Uncertainty and Alternate Level of Care: A Narrative Study of the Older Patient and Family Caregiver Experience

Greg Cressman, Jenny Ploeg, Helen Kirkpatrick, Sharon Kaasalainen, Carrie McAiney

Abstract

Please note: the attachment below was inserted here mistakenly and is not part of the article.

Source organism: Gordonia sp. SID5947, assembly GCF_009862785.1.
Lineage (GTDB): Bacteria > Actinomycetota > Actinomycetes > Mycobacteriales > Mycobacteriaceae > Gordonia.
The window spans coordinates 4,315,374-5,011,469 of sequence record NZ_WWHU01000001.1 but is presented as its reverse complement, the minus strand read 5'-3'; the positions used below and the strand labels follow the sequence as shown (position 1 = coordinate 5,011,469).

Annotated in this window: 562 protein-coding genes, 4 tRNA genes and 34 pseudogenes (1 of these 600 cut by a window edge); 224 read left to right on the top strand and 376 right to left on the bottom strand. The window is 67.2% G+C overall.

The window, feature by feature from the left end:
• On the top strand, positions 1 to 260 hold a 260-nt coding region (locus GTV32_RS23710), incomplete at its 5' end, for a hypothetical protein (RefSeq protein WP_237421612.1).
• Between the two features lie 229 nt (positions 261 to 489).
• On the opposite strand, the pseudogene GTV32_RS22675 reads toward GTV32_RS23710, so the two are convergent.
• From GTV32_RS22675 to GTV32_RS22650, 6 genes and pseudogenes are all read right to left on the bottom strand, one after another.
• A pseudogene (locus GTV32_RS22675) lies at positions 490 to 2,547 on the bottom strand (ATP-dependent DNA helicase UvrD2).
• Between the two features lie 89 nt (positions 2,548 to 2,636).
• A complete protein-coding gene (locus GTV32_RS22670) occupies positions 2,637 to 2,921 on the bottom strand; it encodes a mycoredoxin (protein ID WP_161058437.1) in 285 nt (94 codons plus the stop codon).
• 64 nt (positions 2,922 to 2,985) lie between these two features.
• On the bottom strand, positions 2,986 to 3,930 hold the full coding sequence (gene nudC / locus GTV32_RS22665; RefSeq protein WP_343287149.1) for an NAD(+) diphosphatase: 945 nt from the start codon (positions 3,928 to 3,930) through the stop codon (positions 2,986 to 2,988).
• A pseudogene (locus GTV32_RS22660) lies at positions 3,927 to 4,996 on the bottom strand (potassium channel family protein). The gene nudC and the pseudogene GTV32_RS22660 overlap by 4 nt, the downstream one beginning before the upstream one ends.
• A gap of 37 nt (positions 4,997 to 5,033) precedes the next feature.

Older adults in Canada who have multiple illnesses and are awaiting placement in long-term care are greatly impacted by alternate level of care (ALC). The purpose of this narrative study was to record the experiences of hospitalized older adults and their family caregivers after the patient is designated as requiring ALC. The researchers conducted 21 interviews with 5 older patients and 4 of their family caregivers. The interviews were transformed into stories summarizing the participants' experiences and analyzed for common themes. An overall finding was that uncertainty is integral to the experience of ALC as expressed under 3 themes: I never thought I'd end up like this, I don't know, and waiting. To improve the ALC experience, comprehensive strategies should be developed at the individual, organizational, and structural level to better manage uncertainty while seeking to reduce the occurrence of ALC among older patients.

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